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February 18 2014

Overcoming diesel-supply challenges

Kelvin Emtech



diesel equipment solutions for your server room


Marc Bachkongi, Senior Mechanical Engineer, Assistant Director of Engineering at Kelvin Emtech and specialist in diesel products, tells us about the three most frequently encountered challenges for the maintenance of diesel facilities (generators) powering server rooms and data centres.

1.    Stay abreast of changing standards to obtain RBQ certification

Staying informed is key to meeting standards and reducing the risk of non-compliance. Standards on day tank ventilation and emergency ventilation of main storage tanks have changed significantly. These changes can be cause for confusion for owners and businesspeople alike. It is also important to choose diesel equipment carefully. If equipment does not meet CSA and/or API standards, the RBQ may not certify the facility. In uncertified facilities, substandard equipment could require unforeseen repairs and authorities could even shut down your operations.

2.    CSA B139 or C282? Make life easier and save fees!

First, determine the type of generator you need: Is it for emergency or back-up power?

Fire pumps, emergency lighting, elevators and smoke exhaust systems are examples of emergency equipment regulated by specific standards. A generator is considered emergency equipment if it must supply power to these life safety systems. In this case, generator specifications, details for installation and required maintenance are set out in CSA C282. This standard is stricter than B139.

For example, the day tank must be installed in the same room as the generator and have a minimum autonomy of two hours. The tank must supply only the generator.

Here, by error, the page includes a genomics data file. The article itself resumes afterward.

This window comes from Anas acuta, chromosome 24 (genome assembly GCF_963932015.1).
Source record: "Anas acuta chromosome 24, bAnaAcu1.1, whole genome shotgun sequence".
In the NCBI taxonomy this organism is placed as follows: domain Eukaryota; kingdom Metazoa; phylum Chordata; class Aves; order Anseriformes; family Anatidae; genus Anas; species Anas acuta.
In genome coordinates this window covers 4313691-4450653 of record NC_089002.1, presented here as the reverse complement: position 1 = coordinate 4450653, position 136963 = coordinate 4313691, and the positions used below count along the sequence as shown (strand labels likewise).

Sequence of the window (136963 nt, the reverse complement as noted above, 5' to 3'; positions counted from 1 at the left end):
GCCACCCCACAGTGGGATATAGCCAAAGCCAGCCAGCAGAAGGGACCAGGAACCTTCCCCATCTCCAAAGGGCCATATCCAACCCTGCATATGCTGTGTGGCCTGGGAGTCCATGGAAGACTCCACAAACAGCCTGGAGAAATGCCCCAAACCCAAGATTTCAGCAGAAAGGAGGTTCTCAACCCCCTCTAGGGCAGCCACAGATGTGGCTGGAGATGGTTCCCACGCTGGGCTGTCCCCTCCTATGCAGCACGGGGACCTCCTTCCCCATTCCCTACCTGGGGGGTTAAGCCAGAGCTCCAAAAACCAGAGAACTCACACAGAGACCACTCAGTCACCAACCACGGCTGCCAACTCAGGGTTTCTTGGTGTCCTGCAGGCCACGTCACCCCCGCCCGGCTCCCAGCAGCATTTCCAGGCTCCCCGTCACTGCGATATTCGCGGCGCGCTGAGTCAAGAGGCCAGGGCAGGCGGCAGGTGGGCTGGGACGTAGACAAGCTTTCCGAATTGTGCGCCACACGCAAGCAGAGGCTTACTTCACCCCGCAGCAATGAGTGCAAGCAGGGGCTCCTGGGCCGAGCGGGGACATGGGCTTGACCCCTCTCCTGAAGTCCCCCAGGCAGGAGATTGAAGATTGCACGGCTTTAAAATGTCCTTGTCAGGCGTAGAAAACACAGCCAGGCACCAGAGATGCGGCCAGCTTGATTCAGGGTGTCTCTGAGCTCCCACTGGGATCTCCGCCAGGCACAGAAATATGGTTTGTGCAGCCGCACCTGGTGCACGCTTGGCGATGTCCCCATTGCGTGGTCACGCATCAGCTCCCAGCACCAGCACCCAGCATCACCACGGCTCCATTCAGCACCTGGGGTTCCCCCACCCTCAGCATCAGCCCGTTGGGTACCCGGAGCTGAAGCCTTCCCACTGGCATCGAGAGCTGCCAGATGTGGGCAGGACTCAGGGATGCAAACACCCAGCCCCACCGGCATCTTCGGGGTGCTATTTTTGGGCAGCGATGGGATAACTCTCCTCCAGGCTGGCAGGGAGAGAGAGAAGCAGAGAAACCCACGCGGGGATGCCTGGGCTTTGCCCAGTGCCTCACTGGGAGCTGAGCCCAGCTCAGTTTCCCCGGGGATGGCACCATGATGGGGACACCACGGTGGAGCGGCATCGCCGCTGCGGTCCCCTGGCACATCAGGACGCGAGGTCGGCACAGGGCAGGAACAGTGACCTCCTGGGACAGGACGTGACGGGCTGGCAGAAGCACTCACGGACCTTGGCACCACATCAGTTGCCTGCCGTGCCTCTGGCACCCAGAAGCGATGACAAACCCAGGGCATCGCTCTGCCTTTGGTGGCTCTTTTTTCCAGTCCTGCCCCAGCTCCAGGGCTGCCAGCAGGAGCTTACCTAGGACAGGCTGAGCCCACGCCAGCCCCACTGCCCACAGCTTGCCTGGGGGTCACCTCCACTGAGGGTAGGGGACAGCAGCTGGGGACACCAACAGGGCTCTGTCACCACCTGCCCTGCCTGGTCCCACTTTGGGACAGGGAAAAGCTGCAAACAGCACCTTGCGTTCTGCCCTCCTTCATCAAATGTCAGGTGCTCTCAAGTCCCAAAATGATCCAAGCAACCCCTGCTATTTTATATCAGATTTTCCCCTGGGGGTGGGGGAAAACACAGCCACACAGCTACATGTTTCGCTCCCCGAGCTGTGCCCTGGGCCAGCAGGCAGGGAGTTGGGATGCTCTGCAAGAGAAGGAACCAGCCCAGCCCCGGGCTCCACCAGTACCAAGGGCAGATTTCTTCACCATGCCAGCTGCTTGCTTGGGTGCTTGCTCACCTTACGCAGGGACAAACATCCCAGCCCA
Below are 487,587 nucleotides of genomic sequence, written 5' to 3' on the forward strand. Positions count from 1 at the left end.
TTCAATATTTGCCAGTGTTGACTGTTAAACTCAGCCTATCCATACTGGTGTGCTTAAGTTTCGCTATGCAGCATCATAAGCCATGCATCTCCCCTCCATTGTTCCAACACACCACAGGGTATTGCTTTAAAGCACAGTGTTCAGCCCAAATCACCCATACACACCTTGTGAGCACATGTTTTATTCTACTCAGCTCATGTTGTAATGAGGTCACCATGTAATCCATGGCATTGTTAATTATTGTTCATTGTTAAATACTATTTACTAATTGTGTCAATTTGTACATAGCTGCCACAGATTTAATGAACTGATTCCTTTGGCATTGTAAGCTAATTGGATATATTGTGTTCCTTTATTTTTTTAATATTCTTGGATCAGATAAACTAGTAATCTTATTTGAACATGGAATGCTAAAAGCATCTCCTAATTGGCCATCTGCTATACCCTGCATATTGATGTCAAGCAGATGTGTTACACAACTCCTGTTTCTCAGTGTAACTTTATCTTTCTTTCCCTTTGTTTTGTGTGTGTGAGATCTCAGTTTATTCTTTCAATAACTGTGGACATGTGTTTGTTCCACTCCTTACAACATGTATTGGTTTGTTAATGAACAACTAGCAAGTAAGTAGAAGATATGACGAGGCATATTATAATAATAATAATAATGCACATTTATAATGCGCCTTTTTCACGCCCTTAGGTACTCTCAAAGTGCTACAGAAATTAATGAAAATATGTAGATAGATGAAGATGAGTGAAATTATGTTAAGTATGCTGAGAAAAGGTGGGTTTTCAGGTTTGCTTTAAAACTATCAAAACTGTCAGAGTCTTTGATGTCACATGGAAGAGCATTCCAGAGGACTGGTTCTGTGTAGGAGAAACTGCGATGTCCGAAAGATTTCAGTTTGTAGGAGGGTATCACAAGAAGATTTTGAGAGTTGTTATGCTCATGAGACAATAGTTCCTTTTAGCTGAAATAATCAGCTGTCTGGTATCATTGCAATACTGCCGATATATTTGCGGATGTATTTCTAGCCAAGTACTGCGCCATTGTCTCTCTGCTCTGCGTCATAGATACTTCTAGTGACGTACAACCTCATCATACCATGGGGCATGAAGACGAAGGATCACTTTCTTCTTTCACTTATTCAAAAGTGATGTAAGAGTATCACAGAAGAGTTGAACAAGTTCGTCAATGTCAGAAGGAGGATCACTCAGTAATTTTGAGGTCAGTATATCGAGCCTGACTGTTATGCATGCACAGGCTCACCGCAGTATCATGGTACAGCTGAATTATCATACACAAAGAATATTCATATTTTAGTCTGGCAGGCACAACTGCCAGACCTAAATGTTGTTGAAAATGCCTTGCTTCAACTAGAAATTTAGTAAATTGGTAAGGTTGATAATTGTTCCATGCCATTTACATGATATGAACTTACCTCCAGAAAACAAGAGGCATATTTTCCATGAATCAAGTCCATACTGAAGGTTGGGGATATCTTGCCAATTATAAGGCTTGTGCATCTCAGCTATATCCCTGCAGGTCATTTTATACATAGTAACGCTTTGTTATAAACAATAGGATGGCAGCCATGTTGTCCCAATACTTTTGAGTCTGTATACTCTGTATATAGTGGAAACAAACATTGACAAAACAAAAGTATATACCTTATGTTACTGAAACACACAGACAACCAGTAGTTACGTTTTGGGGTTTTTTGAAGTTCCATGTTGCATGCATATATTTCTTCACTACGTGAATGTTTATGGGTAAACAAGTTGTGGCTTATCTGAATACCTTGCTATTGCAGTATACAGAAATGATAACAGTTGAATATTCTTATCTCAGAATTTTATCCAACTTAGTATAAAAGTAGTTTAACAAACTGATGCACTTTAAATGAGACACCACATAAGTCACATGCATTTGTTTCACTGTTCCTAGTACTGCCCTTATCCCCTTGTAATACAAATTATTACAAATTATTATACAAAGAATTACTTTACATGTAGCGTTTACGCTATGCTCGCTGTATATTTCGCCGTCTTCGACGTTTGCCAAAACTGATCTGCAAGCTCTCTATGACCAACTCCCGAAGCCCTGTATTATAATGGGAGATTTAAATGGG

In other cases, only B139 applies. This standard is more flexible and usually less costly than C282.

3.    Choosing your diesel carefully: The first step in quality maintenance

Diesel is the generator’s blood. Bad cholesterol can be harmful. Diesel is an organic matter that can even be considered to be alive up to certain point. Storing diesel in a tank for long periods (more than 12 months at 20° Celsius) quickly compromises the quality and allows sediment to form that damages the generator and can even cause it to stop functioning. Diesel quality can also vary depending on current demand. During the 1998 ice storm, for instance, the demand was so great that quality suffered and there were many deliveries of poor quality diesel. 

Another point to consider is that an increasing amount of plant-based ethanol is found in fuel as a result of changes to pollution control standards. Ethanol’s greater susceptibility to bacteria increases its rate of contamination.

For all these reasons, the technology behind fuel filtration systems (5‑micron filtration) has evolved remarkably.

It is best to install this system in a new facility, but you can also add it to an existing one.

How can we help you?

An engineering firm specialized in critical infrastructure, such as Kelvin Emtech, can help you with installing your new diesel facilities or updating existing ones to comply with new RBQ, CSA B139, CSA C282 and NFC requirements.

Kelvin Emtech offers the following services:

  • Auditing of existing facilities
  • Action plans for bringing facilities up to standard
  • Annual inspections
  • Guidance in selecting filtration systems
  • Plans and estimates for a new or replacement tank or generator
  • Maintenance management

For further information, contact Bruno Hébert, assistant director of engineering.


Information collected by Daniel Laurin, Eng., data centre consultant for Kelvin Emtech and founder of Siteplus, Inc.


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